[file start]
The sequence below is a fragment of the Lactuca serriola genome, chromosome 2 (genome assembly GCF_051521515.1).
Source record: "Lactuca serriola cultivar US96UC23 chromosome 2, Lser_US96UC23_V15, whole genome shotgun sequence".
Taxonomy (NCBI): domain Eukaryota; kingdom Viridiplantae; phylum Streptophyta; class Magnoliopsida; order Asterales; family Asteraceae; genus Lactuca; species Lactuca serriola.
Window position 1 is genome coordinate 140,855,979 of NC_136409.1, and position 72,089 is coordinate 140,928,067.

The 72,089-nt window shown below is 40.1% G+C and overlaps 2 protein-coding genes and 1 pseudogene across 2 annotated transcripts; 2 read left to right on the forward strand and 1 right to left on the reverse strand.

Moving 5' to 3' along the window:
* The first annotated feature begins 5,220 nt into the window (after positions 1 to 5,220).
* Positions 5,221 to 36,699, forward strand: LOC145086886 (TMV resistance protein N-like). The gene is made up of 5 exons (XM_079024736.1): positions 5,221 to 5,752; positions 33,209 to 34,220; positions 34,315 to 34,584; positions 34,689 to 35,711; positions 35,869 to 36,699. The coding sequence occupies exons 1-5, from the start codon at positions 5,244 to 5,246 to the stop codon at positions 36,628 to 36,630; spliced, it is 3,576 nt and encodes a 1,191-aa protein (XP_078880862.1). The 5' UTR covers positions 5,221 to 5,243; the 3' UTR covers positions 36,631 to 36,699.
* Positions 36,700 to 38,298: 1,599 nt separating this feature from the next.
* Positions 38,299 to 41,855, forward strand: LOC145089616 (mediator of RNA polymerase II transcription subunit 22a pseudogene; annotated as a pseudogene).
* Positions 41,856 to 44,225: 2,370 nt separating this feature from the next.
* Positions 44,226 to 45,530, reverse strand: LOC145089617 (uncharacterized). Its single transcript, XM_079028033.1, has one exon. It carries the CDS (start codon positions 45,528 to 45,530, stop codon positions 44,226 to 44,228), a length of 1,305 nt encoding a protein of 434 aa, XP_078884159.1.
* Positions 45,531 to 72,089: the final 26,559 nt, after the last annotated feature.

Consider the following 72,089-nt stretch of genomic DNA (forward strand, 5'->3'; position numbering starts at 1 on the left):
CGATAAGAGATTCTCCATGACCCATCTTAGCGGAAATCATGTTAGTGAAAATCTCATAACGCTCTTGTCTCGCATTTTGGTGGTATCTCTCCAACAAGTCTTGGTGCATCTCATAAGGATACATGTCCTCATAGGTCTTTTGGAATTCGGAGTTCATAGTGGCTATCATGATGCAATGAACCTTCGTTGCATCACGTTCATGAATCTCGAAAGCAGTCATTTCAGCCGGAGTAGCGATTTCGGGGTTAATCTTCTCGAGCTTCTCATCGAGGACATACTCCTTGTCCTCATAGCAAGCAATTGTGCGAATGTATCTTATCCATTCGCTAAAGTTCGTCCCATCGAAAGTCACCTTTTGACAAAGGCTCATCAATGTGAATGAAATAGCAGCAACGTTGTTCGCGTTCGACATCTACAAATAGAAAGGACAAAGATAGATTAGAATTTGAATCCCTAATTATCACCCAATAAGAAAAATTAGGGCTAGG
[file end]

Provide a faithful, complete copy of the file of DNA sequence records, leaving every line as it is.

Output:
The sequence below is a fragment of the Lactuca serriola genome, chromosome 2 (genome assembly GCF_051521515.1).
Source record: "Lactuca serriola cultivar US96UC23 chromosome 2, Lser_US96UC23_V15, whole genome shotgun sequence".
Taxonomy (NCBI): domain Eukaryota; kingdom Viridiplantae; phylum Streptophyta; class Magnoliopsida; order Asterales; family Asteraceae; genus Lactuca; species Lactuca serriola.
Window position 1 is genome coordinate 140,855,979 of NC_136409.1, and position 72,089 is coordinate 140,928,067.

The 72,089-nt window shown below is 40.1% G+C and overlaps 2 protein-coding genes and 1 pseudogene across 2 annotated transcripts; 2 read left to right on the forward strand and 1 right to left on the reverse strand.

Moving 5' to 3' along the window:
* The first annotated feature begins 5,220 nt into the window (after positions 1 to 5,220).
* Positions 5,221 to 36,699, forward strand: LOC145086886 (TMV resistance protein N-like). The gene is made up of 5 exons (XM_079024736.1): positions 5,221 to 5,752; positions 33,209 to 34,220; positions 34,315 to 34,584; positions 34,689 to 35,711; positions 35,869 to 36,699. The coding sequence occupies exons 1-5, from the start codon at positions 5,244 to 5,246 to the stop codon at positions 36,628 to 36,630; spliced, it is 3,576 nt and encodes a 1,191-aa protein (XP_078880862.1). The 5' UTR covers positions 5,221 to 5,243; the 3' UTR covers positions 36,631 to 36,699.
* Positions 36,700 to 38,298: 1,599 nt separating this feature from the next.
* Positions 38,299 to 41,855, forward strand: LOC145089616 (mediator of RNA polymerase II transcription subunit 22a pseudogene; annotated as a pseudogene).
* Positions 41,856 to 44,225: 2,370 nt separating this feature from the next.
* Positions 44,226 to 45,530, reverse strand: LOC145089617 (uncharacterized). Its single transcript, XM_079028033.1, has one exon. It carries the CDS (start codon positions 45,528 to 45,530, stop codon positions 44,226 to 44,228), a length of 1,305 nt encoding a protein of 434 aa, XP_078884159.1.
* Positions 45,531 to 72,089: the final 26,559 nt, after the last annotated feature.

Consider the following 72,089-nt stretch of genomic DNA (forward strand, 5'->3'; position numbering starts at 1 on the left):
CGATAAGAGATTCTCCATGACCCATCTTAGCGGAAATCATGTTAGTGAAAATCTCATAACGCTCTTGTCTCGCATTTTGGTGGTATCTCTCCAACAAGTCTTGGTGCATCTCATAAGGATACATGTCCTCATAGGTCTTTTGGAATTCGGAGTTCATAGTGGCTATCATGATGCAATGAACCTTCGTTGCATCACGTTCATGAATCTCGAAAGCAGTCATTTCAGCCGGAGTAGCGATTTCGGGGTTAATCTTCTCGAGCTTCTCATCGAGGACATACTCCTTGTCCTCATAGCAAGCAATTGTGCGAATGTATCTTATCCATTCGCTAAAGTTCGTCCCATCGAAAGTCACCTTTTGACAAAGGCTCATCAATGTGAATGAAATAGCAGCAACGTTGTTCGCGTTCGACATCTACAAATAGAAAGGACAAAGATAGATTAGAATTTGAATCCCTAATTATCACCCAATAAGAAAAATTAGGGCTAGG